We're not there yet, but I keep hearing that within a decade or so, the food conglomerates will be selling lab-grown “meat” that feels, smells, and tastes like “real” meat, but does not involve the slaughter of living animals.

So let me ask: is “meat” raised under such conditions “vegetarian”?

Semantics, semantics. How do you define “vegetarian”? The traditional diet of the Masai consists largely of dairy products and blood drawn from living cattle. For years I've argued that, technically, such a diet is indeed vegetarian. After all, no animals were killed to produce it.

For me, vat-grown “meat” raises serious ethical and religious issues. As a pagan, I feel that it behooves us to eat in as sacred a way as possible. At the heart of sanctity lies relationship. If you raise a steer to slaughter it for food, there's at least some kind of personal relationship there.

(That's why I feel that it's every practicing omnivore's obligation to participate—at least from time to time—in the killing and butchering of the animals that they eat. That's why I'm that paradoxical pagan animal, the pro-sacrifice vegetarian.)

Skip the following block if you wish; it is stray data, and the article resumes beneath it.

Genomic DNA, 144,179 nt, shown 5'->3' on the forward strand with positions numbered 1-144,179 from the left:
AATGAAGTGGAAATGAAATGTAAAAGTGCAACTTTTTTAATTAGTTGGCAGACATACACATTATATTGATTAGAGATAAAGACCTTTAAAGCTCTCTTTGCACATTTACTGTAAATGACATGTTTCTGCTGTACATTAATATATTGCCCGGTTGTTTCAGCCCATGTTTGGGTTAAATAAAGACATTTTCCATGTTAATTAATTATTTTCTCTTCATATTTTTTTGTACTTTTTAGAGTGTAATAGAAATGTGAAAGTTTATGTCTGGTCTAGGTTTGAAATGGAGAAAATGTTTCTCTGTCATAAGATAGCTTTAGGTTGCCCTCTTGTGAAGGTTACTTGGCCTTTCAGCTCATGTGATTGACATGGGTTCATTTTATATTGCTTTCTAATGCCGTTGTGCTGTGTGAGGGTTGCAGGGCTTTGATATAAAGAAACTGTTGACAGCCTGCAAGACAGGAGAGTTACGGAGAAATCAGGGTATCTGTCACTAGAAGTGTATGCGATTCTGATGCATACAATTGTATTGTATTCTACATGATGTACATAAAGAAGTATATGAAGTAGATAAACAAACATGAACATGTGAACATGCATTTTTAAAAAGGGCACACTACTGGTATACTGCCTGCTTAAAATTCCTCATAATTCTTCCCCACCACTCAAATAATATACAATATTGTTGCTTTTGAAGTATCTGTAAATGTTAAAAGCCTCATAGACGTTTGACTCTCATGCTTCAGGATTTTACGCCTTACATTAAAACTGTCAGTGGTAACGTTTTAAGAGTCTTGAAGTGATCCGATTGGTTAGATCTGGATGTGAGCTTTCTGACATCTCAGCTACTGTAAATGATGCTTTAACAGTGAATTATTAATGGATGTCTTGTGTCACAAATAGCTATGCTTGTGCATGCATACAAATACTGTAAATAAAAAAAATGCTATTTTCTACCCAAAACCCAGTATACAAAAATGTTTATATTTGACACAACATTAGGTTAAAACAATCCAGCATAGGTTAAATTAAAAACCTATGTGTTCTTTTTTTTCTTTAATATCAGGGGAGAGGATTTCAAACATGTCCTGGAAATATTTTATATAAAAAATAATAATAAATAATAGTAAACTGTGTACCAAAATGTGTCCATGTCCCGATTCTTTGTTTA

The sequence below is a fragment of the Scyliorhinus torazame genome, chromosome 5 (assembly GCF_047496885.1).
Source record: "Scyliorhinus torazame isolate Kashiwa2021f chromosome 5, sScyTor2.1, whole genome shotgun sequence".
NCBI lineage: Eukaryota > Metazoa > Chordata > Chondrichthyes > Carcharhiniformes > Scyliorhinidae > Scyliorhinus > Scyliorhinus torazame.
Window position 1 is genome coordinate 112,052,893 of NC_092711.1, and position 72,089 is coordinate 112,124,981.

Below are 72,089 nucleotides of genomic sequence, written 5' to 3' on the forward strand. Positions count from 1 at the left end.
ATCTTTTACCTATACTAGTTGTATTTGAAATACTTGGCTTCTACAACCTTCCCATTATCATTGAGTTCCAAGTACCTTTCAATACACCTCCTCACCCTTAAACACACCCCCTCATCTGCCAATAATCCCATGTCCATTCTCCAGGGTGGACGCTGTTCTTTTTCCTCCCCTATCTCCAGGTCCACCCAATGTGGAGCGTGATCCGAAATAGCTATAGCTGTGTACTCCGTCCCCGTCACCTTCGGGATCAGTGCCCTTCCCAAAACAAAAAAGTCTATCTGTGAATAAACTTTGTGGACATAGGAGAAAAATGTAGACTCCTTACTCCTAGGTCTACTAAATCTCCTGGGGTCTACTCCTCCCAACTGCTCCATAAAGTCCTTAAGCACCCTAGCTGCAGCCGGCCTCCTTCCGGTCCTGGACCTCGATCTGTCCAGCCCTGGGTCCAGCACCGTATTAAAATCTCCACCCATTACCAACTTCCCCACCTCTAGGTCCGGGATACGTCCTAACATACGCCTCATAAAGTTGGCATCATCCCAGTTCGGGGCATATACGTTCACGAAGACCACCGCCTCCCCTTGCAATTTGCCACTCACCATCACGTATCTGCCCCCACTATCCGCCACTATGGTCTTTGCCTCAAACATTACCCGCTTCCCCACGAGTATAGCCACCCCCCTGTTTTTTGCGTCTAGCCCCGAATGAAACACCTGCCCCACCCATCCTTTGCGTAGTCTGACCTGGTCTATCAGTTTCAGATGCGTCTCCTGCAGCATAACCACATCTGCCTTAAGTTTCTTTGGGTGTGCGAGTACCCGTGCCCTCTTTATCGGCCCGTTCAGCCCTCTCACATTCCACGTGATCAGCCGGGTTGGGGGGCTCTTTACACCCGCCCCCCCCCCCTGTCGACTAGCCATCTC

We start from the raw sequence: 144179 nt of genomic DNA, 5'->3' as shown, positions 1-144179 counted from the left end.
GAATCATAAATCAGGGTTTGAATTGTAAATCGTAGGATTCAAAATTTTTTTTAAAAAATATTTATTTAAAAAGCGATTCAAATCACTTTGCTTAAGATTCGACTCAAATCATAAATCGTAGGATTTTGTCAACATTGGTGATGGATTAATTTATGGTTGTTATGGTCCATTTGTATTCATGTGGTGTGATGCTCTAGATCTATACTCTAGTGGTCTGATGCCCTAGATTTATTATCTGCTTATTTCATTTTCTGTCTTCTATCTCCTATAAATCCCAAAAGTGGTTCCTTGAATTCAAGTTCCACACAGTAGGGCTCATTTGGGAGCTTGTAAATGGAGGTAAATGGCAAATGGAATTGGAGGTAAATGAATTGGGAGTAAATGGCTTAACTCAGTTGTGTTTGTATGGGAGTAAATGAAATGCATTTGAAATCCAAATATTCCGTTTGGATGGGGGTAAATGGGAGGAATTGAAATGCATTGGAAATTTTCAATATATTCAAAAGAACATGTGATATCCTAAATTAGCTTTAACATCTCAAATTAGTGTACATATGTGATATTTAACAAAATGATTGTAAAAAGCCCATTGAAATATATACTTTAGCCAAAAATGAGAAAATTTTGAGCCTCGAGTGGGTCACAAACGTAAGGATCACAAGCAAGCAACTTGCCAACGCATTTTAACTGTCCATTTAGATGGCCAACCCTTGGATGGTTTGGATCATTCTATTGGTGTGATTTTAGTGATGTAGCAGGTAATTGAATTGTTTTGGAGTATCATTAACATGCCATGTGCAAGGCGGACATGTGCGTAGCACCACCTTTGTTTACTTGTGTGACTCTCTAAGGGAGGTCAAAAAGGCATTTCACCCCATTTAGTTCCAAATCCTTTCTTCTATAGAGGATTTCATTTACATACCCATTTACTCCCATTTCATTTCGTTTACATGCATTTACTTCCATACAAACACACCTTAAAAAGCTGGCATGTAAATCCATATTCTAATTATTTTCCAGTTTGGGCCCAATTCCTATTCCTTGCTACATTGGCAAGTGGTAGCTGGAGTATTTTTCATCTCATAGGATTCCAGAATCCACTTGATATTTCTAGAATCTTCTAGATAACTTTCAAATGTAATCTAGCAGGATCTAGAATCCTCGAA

Can you have a personal relationship with food grown in a vat?

In this sense, I would have to say—counter-intuitively, perhaps—that meat from an animal that is hunted, or raised and slaughtered, in a sacred way, is ethically preferable to “meat” raised in a lab.

So says the life-long vegetarian.

To my way of thinking, whether or not frankenmeat is vegetarian comes down to what it's made from. If the components that it's grown from involve killing animals, it isn't. If they don't, then this is indeed meat that could ethically be eaten by vegetarians.

But if such “meat” ever does become commercially available, my reaction will probably be the same as it would to drinking a bowl of blood drawn from a living cow.

Yes, it's vegetarian, but...thanks, I think I'll give this one a pass.